An additional object of the invention is to provide a lockup clutch which can reliably and highly satisfactorily damp the fluctuations of torque which are being transmitted from a prime mover to the input member of the lockup clutch and from the output member of the lockup clutch to one or more driven units, e.g., to a transmission in the power train between the prime mover and one or more wheels of a motor vehicle, within the entire RPM range of the output element of the prime mover.

Still another object of the invention is to provide an apparatus which exhibits the above-enumerated features and advantages and which renders it possible to transmit torque from a prime mover to one or more driven units with considerable savings in energy requirements for the prime mover.

A further object of the invention is to provide a novel and improved method of transmitting torque from a prime mover to one or more driven units with hydrokinetic torque converter and a lockup clutch or bypass clutch which is utilized with or forms part of the torque converter.

Another object of the invention is to provide a novel and improved method of regulating the slippage of a lockup clutch or bypass clutch in the cover of a hydrokinetic torque converter.

An additional object of the invention is to provide a novel and improved system for regulating the operation of a lockup clutch in a hydrokinetic torque converter which is installed in the power train between the prime mover and one or more wheels of a motor vehicle.

Still another object of the invention is to provide a power train which embodies the above-outlined torque transmitting apparatus.

A further object of the invention is to provide a motor vehicle which embodies the above-outlined powertrain with a hydrodynamic torque converter and a lockup clutch.

SUMMARY OF THE INVENTION

One feature of the present invention resides in the provision of an apparatus for transmitting torque from a rotary output element of a prime mover, such as an internal combustion engine in a motor vehicle. The improved apparatus comprises a hydrokinetic torque converter including a slipping lockup clutch or bypass clutch having or cooperating with a torsion damper whose torque capacity (i.e., the maximum torque which the damper can transmit) is less than the nominal (i.e., maximum achievable) torque of the prime mover.

The torque capacity of the damper can be between about 10% and 60% (preferably between about 25% and 50%) of the nominal torque of the prime mover.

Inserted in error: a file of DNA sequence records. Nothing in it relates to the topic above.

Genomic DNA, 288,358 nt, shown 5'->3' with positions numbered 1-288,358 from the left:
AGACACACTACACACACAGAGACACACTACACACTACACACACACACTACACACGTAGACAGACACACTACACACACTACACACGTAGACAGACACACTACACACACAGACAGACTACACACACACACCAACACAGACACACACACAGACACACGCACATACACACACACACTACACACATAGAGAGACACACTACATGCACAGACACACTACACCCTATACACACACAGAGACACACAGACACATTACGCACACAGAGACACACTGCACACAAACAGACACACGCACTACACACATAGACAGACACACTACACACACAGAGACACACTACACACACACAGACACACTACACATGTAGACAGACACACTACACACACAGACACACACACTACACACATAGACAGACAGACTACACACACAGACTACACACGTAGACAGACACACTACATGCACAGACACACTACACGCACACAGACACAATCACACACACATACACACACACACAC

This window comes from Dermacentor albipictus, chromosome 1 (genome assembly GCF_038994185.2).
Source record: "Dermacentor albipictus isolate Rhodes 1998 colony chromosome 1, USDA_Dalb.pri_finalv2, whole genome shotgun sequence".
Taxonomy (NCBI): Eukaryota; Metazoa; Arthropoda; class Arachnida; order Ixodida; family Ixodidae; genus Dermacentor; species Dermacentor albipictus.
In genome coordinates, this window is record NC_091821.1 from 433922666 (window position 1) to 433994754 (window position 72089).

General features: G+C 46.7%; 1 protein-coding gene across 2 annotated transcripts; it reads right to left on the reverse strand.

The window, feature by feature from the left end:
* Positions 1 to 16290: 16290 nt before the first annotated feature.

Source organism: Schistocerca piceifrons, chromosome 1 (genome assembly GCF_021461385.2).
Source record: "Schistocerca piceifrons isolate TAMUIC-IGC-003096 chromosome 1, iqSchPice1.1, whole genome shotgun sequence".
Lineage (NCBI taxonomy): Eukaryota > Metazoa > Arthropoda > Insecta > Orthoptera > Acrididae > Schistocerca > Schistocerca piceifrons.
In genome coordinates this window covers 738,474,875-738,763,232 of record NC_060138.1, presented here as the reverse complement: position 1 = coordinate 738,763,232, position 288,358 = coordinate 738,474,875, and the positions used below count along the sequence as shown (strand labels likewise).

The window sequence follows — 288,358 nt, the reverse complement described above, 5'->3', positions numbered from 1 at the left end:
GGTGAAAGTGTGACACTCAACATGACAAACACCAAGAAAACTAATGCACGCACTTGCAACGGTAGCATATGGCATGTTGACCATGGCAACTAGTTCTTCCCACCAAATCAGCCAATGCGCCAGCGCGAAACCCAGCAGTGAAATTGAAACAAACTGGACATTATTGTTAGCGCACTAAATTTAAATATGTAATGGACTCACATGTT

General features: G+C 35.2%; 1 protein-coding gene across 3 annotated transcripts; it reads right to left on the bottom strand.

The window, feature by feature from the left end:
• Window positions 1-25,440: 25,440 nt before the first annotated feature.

The damper is or can be constructed and assembled in such a way that it is devoid of discrete friction generating means. For example, the damper can be constructed and assembled in such a way that it comprises rotary input and output members which are turnable relative to each other through an angle of between about 2, and 8, preferably between about 3 and 6.

The damper can be designed with a view to ensure that its rigidity is between about 7 Nm/ and 30 Nm/.

Another feature of the invention resides in the provision of a method of transmitting torque by a slipping lockup clutch or bypass clutch in a hydrokinetic torque converter which transmits torque to a transmission having at least one forward shift stage or speed ratio. The improved method comprises the step of regulating the transmission of torque by the lockup clutch as a function of variations of energy- and/or power-related-parameters at least in the at least one forward shift stage or speed ratio of the transmission.

A further feature of the invention resides in the provision of a method of transmitting torque by a slipping lockup clutch or bypass clutch in a hydrokinetic torque converter which receives torque from an engine, such as an internal combustion engine in a motor vehicle. The method comprises the step of regulating the transmission of torque by the lockup clutch in two stages, one of which involves the transmission of torque within a range of between about 10% and 60% (preferably within a range of between about 15% and 50%) of a maximum torque being transmitted by the engine. The other stage involves the transmission of torque corresponding to not less than about 60% of the maximum torque transmitted by the engine.

The magnitude of torque which the clutch can transmit during the one stage can exceed the magnitude of torque being actually transmitted by the engine. For example, the magnitude of torque which the lockup clutch transmits during the one stage can be between 1 and at least 1.2 times the magnitude of torque being simultaneously transmitted by the engine.